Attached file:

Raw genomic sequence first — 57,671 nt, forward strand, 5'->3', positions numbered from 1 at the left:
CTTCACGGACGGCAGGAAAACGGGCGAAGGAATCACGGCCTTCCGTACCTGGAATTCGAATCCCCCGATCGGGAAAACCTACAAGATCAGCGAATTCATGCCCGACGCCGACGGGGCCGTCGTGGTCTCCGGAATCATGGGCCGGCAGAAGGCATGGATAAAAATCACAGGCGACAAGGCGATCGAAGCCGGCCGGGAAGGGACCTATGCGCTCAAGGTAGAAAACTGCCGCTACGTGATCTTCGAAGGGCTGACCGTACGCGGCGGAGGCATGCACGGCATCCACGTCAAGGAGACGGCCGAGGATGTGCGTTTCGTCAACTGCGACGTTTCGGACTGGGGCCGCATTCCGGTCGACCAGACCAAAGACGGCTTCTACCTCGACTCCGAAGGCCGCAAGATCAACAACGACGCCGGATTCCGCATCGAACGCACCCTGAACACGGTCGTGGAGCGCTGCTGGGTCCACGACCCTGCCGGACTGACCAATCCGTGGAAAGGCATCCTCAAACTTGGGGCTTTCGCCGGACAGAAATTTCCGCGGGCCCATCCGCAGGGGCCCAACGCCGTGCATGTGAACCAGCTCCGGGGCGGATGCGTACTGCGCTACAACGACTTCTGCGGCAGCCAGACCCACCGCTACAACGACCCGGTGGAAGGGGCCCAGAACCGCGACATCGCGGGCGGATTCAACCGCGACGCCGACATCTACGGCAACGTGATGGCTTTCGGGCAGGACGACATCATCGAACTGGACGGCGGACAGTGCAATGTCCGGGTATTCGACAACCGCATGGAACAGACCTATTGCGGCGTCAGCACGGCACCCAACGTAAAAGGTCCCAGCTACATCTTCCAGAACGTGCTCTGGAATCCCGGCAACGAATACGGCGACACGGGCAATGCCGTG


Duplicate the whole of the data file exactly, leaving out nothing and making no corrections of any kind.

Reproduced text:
Raw genomic sequence first — 57,671 nt, forward strand, 5'->3', positions numbered from 1 at the left:
CTTCACGGACGGCAGGAAAACGGGCGAAGGAATCACGGCCTTCCGTACCTGGAATTCGAATCCCCCGATCGGGAAAACCTACAAGATCAGCGAATTCATGCCCGACGCCGACGGGGCCGTCGTGGTCTCCGGAATCATGGGCCGGCAGAAGGCATGGATAAAAATCACAGGCGACAAGGCGATCGAAGCCGGCCGGGAAGGGACCTATGCGCTCAAGGTAGAAAACTGCCGCTACGTGATCTTCGAAGGGCTGACCGTACGCGGCGGAGGCATGCACGGCATCCACGTCAAGGAGACGGCCGAGGATGTGCGTTTCGTCAACTGCGACGTTTCGGACTGGGGCCGCATTCCGGTCGACCAGACCAAAGACGGCTTCTACCTCGACTCCGAAGGCCGCAAGATCAACAACGACGCCGGATTCCGCATCGAACGCACCCTGAACACGGTCGTGGAGCGCTGCTGGGTCCACGACCCTGCCGGACTGACCAATCCGTGGAAAGGCATCCTCAAACTTGGGGCTTTCGCCGGACAGAAATTTCCGCGGGCCCATCCGCAGGGGCCCAACGCCGTGCATGTGAACCAGCTCCGGGGCGGATGCGTACTGCGCTACAACGACTTCTGCGGCAGCCAGACCCACCGCTACAACGACCCGGTGGAAGGGGCCCAGAACCGCGACATCGCGGGCGGATTCAACCGCGACGCCGACATCTACGGCAACGTGATGGCTTTCGGGCAGGACGACATCATCGAACTGGACGGCGGACAGTGCAATGTCCGGGTATTCGACAACCGCATGGAACAGACCTATTGCGGCGTCAGCACGGCACCCAACGTAAAAGGTCCCAGCTACATCTTCCAGAACGTGCTCTGGAATCCCGGCAACGAATACGGCGACACGGGCAATGCCGTG